Shells

            I have a recurring dream. It is one where I am a fugitive of some sort, fleeing from people who want to steal my organs and my feet and my hands. They have not succeeded in any of their endeavors, but I wake up in a cold sweat that doesn’t go away until I struggle to my mirror and convincingly reinforce the idea that I exist the way I am. Then, I make my way to criticism class where we talk about mirroring and latent thought and manifest thought and the entire time, I feel like a shriveled raisin, separate and inside a flesh shell. It’s kind of like a matryoshka-shaped car. Class ends. I go fuel my vehicle, and seek refuge in my room, away from prying glances and judging eyes, and I fall asleep once again. I have a recurring dream. I am a fugitive, fleeing from organ harvesters and I look in the mirror at my own body because I do not recognize it at all. The mirror cracks in front of me to reveal another mirror; my body cracks in the mirror to reveal another body that cracks and another body that cracks and another body that cracks and another body that cracks. The organ harvesters emerge from the shadows and steal my feet from my infinite shells and they start eating them. Sustenance. We need sustenance. Stretching out my hands, I gather the shells closest to me, and start running once again. This time, I disintegrate into the wind until I am a soul once again, staring into primordial stardust.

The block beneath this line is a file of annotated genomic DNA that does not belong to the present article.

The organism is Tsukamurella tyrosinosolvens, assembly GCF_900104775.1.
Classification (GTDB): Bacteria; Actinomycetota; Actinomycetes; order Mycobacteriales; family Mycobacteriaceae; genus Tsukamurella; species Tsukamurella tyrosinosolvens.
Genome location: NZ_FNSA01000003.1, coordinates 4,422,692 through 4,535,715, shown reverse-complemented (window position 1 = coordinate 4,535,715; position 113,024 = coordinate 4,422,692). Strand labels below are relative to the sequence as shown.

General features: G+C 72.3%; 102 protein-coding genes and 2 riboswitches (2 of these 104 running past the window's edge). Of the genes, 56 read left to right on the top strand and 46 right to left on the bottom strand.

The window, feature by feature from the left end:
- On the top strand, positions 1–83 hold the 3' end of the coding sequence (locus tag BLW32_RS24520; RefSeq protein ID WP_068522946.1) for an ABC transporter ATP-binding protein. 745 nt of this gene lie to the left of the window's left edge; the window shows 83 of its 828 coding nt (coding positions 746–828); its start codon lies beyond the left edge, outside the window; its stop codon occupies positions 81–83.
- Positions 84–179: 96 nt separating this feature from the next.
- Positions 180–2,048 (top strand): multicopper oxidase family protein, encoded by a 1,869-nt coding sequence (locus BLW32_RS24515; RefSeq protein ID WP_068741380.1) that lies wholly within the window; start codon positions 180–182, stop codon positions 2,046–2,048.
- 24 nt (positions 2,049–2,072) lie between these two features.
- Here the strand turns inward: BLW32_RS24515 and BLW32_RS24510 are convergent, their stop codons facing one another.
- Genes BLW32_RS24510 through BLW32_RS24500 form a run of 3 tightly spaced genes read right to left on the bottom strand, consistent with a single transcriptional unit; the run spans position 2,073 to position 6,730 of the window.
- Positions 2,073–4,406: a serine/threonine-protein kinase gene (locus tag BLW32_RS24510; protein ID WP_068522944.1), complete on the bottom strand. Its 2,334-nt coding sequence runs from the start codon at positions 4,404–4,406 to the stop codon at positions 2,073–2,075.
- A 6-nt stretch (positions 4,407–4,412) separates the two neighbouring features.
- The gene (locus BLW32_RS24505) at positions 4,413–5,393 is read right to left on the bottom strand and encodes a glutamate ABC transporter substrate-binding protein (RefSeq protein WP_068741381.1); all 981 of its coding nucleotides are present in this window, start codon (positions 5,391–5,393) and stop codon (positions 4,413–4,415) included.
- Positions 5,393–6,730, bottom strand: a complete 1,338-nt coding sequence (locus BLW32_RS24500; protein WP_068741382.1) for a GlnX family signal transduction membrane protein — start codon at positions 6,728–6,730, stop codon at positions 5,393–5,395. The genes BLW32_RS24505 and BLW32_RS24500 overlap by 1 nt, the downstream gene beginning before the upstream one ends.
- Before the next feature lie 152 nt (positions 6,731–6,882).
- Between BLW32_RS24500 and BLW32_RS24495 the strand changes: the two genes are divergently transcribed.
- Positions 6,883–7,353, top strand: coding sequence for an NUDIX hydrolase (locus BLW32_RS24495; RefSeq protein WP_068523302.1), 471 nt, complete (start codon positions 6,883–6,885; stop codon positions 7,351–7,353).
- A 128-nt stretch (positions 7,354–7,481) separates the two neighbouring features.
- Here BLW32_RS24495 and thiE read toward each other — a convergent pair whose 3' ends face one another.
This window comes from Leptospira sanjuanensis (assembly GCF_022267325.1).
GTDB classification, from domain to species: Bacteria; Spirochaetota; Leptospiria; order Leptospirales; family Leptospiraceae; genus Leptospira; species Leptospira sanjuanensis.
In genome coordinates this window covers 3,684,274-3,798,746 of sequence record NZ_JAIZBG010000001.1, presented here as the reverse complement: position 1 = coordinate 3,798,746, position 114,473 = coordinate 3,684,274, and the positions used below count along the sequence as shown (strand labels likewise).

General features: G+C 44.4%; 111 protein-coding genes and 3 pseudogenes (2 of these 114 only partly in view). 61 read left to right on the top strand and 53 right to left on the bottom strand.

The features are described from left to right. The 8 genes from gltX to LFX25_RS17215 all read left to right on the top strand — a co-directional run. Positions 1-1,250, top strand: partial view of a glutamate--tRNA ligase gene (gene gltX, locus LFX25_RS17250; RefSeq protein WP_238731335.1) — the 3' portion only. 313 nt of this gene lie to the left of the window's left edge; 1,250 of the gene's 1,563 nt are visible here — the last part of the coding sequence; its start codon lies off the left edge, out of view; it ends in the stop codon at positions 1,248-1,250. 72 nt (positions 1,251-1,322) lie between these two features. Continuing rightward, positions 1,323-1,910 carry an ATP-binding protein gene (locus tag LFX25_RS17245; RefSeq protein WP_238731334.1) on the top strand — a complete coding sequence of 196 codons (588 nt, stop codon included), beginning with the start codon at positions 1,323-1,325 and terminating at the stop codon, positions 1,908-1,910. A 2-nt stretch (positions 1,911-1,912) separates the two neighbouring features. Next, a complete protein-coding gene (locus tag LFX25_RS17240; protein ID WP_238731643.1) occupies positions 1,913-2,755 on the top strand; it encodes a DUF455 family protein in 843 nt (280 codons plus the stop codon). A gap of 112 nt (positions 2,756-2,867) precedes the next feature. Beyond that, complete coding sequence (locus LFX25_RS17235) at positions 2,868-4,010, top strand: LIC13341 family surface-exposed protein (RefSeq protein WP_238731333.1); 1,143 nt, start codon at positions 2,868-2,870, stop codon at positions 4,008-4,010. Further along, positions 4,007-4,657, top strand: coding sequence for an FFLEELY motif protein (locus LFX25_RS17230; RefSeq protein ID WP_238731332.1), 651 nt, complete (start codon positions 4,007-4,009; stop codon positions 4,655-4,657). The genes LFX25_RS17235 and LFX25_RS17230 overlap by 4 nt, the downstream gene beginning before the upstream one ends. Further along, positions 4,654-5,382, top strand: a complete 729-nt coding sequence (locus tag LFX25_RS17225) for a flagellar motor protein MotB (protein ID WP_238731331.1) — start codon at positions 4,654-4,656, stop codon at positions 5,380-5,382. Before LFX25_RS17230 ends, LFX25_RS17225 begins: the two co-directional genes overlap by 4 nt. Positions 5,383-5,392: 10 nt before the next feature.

I wake up in a cold sweat. I avoid the mirror because my feet are there.

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ALEXIS HENG

is a junior at the University at Buffalo majoring in English and Classics. When she is not suffering through her mandatory readings, she likes to occupy her free time with music production, drawing, naps, and nature.